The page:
All About Healy, Hitchhiking Tips and Tricks, The Journey South, Don't Mess With The Eagles
06/08/2012 65 °F
Four hundred sixty miles is a long way to travel in one day, except by a jet airplane or high-speed train. My plan was to hitchhike this distance, starting from the outskirts of Denali National Park and ending on the southern tip of the Kenai Peninsula in the town of Homer, Alaska. It was an ambitious goal, but I felt good about my chances. Alaska is a hitchhiking friendly state-a fact I put to use two weeks before when I hitched from Anchorage to Denali National Park (240 miles) in six hours.
I spent the day before I left preparing for the trip. I spread all of my gear out on the deck of the shack, packing it away according to a hitchhiker’s necessity. I buried my slackline and sandals deep, but I kept my raingear and coffee cup accessible. Along with packing, I made a giant hitchhiker’s thumb out of cardboard. I copied the design of a Frenchman that I had met at a coffee shop. He had recently arrived in Denali after hitchhiking his way across Canada. It is useful to have a sign, and if you can incorporate a bit of humor, it can definitely help in catching that ride.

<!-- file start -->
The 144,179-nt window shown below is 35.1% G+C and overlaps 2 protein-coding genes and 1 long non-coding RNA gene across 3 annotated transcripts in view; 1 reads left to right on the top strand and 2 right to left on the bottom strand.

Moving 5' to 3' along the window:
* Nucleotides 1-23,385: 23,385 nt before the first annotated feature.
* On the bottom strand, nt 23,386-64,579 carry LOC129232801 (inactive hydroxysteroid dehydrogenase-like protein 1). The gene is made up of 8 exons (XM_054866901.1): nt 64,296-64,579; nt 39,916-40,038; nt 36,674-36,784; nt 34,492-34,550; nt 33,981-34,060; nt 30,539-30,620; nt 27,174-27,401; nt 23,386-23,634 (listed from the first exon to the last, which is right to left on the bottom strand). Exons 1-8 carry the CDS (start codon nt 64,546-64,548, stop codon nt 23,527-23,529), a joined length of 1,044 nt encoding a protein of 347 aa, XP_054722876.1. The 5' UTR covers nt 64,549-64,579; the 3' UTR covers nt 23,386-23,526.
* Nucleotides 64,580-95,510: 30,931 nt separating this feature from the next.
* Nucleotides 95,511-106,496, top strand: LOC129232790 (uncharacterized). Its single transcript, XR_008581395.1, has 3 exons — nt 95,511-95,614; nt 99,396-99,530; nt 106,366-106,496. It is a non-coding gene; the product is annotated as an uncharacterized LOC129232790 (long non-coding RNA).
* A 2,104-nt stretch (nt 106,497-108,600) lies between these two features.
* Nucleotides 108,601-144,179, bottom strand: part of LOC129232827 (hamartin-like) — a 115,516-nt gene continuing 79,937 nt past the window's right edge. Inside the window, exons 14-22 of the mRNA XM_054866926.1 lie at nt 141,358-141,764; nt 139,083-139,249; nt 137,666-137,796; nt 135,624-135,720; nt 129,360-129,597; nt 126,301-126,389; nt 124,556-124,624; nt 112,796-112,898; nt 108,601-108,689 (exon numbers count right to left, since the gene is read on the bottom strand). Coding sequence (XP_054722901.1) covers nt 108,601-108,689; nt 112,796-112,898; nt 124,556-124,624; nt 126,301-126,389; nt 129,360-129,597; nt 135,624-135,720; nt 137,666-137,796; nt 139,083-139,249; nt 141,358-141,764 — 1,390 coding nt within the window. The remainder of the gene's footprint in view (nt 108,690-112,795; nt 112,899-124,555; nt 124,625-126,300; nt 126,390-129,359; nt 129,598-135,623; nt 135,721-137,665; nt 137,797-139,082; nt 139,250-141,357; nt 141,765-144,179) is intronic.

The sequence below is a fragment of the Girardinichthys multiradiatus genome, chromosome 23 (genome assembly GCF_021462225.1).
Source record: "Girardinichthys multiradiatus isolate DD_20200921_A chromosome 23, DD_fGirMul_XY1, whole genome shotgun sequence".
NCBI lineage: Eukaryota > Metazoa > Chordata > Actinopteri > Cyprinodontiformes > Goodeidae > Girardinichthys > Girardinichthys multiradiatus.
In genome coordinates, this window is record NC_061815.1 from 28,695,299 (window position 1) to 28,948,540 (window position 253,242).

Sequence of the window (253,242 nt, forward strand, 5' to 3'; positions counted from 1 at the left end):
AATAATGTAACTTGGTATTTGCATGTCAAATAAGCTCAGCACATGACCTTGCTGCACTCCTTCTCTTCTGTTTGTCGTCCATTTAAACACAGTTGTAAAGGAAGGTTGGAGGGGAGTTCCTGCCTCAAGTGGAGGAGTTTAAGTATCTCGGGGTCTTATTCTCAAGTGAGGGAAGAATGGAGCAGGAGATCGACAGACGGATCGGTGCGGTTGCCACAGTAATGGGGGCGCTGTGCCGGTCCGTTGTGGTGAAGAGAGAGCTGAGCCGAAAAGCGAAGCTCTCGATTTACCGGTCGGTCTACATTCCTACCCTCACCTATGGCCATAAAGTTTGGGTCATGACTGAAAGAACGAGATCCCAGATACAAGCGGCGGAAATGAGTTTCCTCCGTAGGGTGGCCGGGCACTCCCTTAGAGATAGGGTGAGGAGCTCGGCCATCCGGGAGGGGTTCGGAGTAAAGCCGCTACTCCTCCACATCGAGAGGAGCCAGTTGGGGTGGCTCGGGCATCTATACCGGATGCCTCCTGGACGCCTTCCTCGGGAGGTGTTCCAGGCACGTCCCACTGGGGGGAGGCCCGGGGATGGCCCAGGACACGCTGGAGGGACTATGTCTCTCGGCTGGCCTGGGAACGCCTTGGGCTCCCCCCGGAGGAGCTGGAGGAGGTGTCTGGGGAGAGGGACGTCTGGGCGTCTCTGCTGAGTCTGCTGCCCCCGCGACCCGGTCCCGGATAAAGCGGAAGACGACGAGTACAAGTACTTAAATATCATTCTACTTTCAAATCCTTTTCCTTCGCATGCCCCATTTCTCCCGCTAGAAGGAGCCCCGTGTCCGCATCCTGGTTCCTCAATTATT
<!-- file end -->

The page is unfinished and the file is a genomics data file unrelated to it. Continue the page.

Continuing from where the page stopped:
With my packing finished, I joined my nephew who was already four bars deep into a Denali pub crawl. Luckily, he had wanted to go ten miles north to Healy, to tag three of their establishments and I joined the cause. Healy is a small Alaskan town. It is the kind of place where the police department, the medical clinic, the insurance agent, and the bank are all in the same building. In late May, the sun never really sets here, and the golden light lasts for hours on end. These long evening hours make the surrounding mountains and spruce forests glow, and I felt as if I was living in a postcard of “scenic Alaska.” It’s bizarre. At midnight, it feels like it is seven p.m.